NJ City Repeals Rule Limiting Contracts Campaign Contributors

Press of Atlantic City (1/4): “In a unanimous vote, Wildwood City Commission on Wednesday scrapped its 2-year-old campaign financing ordinance.”

“”The vote repeals an ordinance approved in October 2012, which prevented those contributing to political campaigns of those seeking city or county office for accepting municipal contracts.

“No one from the public commented on the ordinance at the morning meeting. Commission members didn’t discuss it.
Often referred to as pay-to-play rules, the Wildwood ordinance and others approved in Cape May County prevented those holding professional services contracts from contributing to the elections of those who would decide those contracts.”


Editorial: Part Time Work Worsens NJ Legislature’s Pay to Play Culture, Time to Make Full Time

Auburn Pub; “Despite all that, there’s a valid argument for saying that it may time to adjust state lawmaker base pay. They last got a raise in 1999, and if we’re looking to get the best and brightest people interested in this form of public service, it could be time for an adjustment.

‘With this chatter about a raise, there have also been suggestions about trade-offs. Legislators may get a raise if they agree to increase minimum wage or if they agree to adjust other state executive branch leadership salaries.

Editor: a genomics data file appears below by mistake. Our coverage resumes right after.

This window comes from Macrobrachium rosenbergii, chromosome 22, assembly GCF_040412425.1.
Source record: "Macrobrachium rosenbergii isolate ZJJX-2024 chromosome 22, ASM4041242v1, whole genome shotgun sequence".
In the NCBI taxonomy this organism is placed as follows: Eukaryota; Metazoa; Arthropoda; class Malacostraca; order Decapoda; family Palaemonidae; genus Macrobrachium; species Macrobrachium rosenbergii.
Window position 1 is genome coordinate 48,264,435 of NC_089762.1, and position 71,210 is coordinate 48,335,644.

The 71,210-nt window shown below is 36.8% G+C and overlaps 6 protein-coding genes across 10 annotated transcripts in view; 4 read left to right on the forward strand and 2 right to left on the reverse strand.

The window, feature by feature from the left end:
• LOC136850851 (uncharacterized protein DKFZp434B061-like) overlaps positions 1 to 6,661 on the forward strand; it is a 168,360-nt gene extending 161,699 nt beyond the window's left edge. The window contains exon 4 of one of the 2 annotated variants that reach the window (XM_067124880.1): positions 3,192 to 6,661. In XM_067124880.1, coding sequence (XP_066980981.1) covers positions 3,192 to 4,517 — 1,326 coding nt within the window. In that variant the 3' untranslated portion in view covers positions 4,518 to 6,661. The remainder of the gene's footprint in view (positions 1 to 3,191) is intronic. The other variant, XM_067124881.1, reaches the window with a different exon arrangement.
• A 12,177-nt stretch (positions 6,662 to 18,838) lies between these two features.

“We’re against such horse trading because there’s really a much more important compromise lawmakers should be making if they want greater paychecks from the taxpayers. They should be giving up their outside income and agree to make the job of state legislator officially a full-time job.

‘The much-maligned Moreland Commission that was created by Gov. Andrew Cuomo to explore government corruption did hit on at least one major problem with Albany. The conflicts created by the outside income elected lawmakers take in are a huge driver of the ‘pay to play’ culture in the state Capitol.

“The New York Public Interest Research Group did an analysis of financial disclosure forms and found that in 2012, state lawmakers had median income of $137,000 to $172,000. And many of the sources of that income had some form of business, direct or indirect, with the state.”

NJ State Senator Pushes Plan to Limit Contributions from Contractors, Local Parties

Politicker NJ: “Senator Tom Kean, R-21, has announced that pursuant to Senate Rule 12:6, he has filed a 24-hour notice to remove Senate Bill 287, which would limit campaign contributions by contractors and political parties, from the State Government Committee for a vote in the full Senate.”

“S-287 restricts contributions from public contractors, and county and municipal political party committees.”